Auto Industry

In it for the long haul

Geely’s latest purchase reinforces ambition to be global player

Li-Shufu2-w

Li Shufu: “no peeking, Pony”

A traditional Chinese proverb advises rich men “let not your wealth be exposed”. Perhaps that is why privacy has become such a concern for Geely’s Li Shufu, who saw his net worth swell almost 10 times the past two years.

Speaking at a financial forum on the first day of 2018, the chairman of the private sector Chinese carmaker told the audience that China’s information security, or the lack of it, could turn out to be a weak spot hampering Geely’s ambition to compete globally.

“Many of our commercial secrets are being exposed easily,” the auto tycoon said. “I am thinking Pony Ma [the chairman of Tencent] must be reading our WeChat messages everyday. He can see whatever he wants all the time. This is a big problem.”

Li might only have been joking when he suggested Ma was peeking at his WeChat – the ubiquitous social media platform controlled by Ma’s Tencent – nevertheless his remarks immediately stoked an online firestorm, which even led to Tencent putting out an official statement on its privacy policy.

“WeChat does not store any user’s chat logs, which is only stored in users’ mobile phones, computers and other terminals,” the statement reads. “Please rest assured that privacy has always been one of Wechat’s most important principles.”

Perhaps Li is still learning to handle the weight of his words. As a little boy, Li used to build cars out of sand on the beach near his home in Zhejiang province. The idea that he would one day build arguably China’s first global car company must have seemed as fanciful as a castle made out of one.

But Geely’s rocketing share price has turned Li into one of the top 10 richest men in China. According to Forbes, his current net worth stands at $18.4 billion (other leading auto tycoons such as BYD’s Wang Chuanfu seem like also-rans on just $5.8 billion).

Since its low point of HK$2.88 ($0.37) in February 2016, Geely’s Hong Kong-listed share price has risen almost tenfold. In fact, the carmaker is the best-performing blue chip in Hong Kong, since its inclusion in the benchmark Hang Seng Index in February. As of Wednesday’s close, Geely was trading at HK$28.35. That gives Geely a market value of HK$250 billion ($32 billion).

As a result, Li now ranks third among global automobile tycoons just behind Tesla’s Elon Musk on $19.5 billion (although this also includes his rocket company Space X) and siblings Susanne Klatten and Stefan Quandt, who are worth a combined $45.8 billion after inheriting an almost 50% stake in BMW.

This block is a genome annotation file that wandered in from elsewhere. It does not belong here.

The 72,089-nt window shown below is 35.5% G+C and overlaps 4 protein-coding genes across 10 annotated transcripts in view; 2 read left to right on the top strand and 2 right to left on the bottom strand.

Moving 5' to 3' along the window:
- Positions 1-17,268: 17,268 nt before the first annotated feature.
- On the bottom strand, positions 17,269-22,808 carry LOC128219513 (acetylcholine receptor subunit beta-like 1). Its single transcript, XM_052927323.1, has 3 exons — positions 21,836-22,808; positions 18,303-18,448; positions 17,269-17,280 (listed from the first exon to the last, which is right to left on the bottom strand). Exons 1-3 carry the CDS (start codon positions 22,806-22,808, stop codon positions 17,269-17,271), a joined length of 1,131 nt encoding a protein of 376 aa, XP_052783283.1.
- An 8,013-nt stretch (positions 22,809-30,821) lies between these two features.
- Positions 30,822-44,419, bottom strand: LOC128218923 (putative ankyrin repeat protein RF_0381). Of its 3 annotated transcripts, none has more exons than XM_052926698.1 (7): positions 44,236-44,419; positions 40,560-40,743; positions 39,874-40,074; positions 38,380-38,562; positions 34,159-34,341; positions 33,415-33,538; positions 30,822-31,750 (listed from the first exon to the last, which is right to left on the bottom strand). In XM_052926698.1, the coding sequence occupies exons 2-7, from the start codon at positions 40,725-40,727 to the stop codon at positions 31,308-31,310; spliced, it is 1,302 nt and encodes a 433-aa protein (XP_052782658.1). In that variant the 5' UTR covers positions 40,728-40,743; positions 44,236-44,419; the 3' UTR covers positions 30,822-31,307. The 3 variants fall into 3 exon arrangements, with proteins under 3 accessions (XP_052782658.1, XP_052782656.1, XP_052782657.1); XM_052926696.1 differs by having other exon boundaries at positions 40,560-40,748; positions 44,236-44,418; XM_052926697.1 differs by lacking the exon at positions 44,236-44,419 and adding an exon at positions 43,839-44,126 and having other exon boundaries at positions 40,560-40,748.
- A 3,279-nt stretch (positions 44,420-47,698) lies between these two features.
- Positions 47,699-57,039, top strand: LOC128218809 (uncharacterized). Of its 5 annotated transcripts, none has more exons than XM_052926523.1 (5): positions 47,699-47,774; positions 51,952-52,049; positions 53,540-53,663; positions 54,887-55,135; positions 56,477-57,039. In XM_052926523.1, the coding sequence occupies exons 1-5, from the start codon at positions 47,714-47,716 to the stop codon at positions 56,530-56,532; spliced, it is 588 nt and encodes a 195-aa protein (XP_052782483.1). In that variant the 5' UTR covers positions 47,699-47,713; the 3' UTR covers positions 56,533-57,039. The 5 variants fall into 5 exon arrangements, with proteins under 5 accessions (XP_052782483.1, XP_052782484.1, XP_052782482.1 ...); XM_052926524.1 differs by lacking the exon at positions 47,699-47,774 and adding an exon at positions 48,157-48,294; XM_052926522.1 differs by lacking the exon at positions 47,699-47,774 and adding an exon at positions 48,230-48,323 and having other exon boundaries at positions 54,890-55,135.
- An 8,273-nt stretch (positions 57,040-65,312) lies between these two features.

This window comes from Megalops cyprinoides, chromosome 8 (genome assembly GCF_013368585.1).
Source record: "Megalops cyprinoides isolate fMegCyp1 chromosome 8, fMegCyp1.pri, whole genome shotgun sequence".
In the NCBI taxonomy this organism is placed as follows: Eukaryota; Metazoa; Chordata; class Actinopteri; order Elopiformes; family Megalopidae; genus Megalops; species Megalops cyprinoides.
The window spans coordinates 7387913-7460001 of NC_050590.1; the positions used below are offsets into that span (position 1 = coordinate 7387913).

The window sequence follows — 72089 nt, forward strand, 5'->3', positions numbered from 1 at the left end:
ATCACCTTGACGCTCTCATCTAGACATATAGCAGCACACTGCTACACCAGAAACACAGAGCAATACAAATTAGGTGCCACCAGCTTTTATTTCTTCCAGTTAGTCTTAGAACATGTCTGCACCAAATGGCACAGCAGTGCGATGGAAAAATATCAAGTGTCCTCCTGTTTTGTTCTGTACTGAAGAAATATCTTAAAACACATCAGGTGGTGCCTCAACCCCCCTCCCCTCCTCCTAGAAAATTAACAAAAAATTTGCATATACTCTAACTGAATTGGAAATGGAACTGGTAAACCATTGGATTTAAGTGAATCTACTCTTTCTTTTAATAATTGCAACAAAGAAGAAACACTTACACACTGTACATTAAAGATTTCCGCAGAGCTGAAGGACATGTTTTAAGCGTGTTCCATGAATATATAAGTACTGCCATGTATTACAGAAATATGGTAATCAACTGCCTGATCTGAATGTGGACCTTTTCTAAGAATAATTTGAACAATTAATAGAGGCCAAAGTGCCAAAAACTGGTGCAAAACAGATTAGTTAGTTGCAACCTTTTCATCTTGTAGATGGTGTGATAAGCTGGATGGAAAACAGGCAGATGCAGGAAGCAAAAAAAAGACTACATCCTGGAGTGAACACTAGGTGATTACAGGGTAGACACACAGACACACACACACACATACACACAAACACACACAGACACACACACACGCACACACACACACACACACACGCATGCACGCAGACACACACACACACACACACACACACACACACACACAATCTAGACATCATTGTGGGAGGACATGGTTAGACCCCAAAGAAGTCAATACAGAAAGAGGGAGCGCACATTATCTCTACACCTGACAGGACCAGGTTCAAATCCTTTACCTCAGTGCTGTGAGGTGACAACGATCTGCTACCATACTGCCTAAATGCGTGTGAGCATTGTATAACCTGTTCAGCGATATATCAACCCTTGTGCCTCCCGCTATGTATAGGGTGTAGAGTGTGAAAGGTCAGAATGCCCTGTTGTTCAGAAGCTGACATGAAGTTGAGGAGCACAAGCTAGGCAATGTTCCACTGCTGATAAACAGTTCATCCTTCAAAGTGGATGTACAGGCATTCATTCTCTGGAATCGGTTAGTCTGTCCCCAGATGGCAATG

In terms of wealth, Li has some way to go before he catches up with the Germans. But his ambition to create an equal to their car company continues to progress at great speed.

Rarely a month goes by without a new overseas acquisition being announced. Other highly acquisitive Chinese conglomerates have come under the microscope for taking on too much debt and buying too many unrelated companies. Geely, by contrast, has received nothing but praise for a strategy which has seen it plug every gap in its product line from Polestar (high performance electric cars) at one end, to Malaysia’s Proton (entry level passenger cars) at the other.

During 2017 Geely’s unlisted parent has not only scooped up a 49.9% stake in Proton (giving it access to ASEAN markets) but also 51% of Britain’s Lotus (sports cars) and all of Boston-based Terrafugia (flying cars). It then topped off the busy year by becoming the largest individual shareholder (with the second largest voting rights) in Swedish trucking company, Volvo AB.

According to Swedish newspapers, Geely purchased an 8.2% stake (and 15.6% voting rights) for $3.86 billion from hedge fund Cevian Capital. In turn, the London-based firm said it had made $2.4 billion from the stake it purchased 11 years ago.

The Financial Times ponders whether Geely has overpaid, arguing that the Volvo AB deal goes against the grain since other auto giants are currently separating their commercial and passenger vehicle divisions.

However, Geely cannot separate something before it owns it. Most other commentators agree that its ownership of both Volvo brands – trucking and passenger cars (purchased for $1.5 billion from Ford in 2010) – makes a lot of sense (not least because it mops up any confusion about who owns them).

Media commentary about the deal also shows how far the company has progressed since 2010. Back then the talk was all about technology transfers from Volvo to Geely.

This has, in fact, occurred and while Volvo and Geely remain separate brands, they increasingly share technology and procurement. This has helped both companies to massively increase their Chinese sales. Volvo, for example, has gone from selling 22,000 cars in China during 2010 to just over 100,000 in 2017.

But where Volvo AB is concerned, a number of commentators highlight that it is now Geely, which will be providing the expertise, particularly in electric technology such as improving battery power for the long journeys truck drivers typically make.

The world’s three largest international truck manufacturers, Volvo AB, Daimler and Paccar, currently hold a tiny and combined 0.6% market share in China. Foton and Dongfeng Truck, which is 45% owned by Volvo AB, reign supreme.

Geely’s shareholding is now likely to change this, as internet users appear to attest. “Chinese brands are becoming amazing,” says one. “Geely just gets better and better,” says another. “Come on Geely.”

And analysts believe Geely’s share price will continue to perform even though it is at an all-time high on a current year valuation basis.

At 16.73 times forward earnings, it is also above the sector’s 12.9 times average. But it is still way below rival BYD on 24 times.


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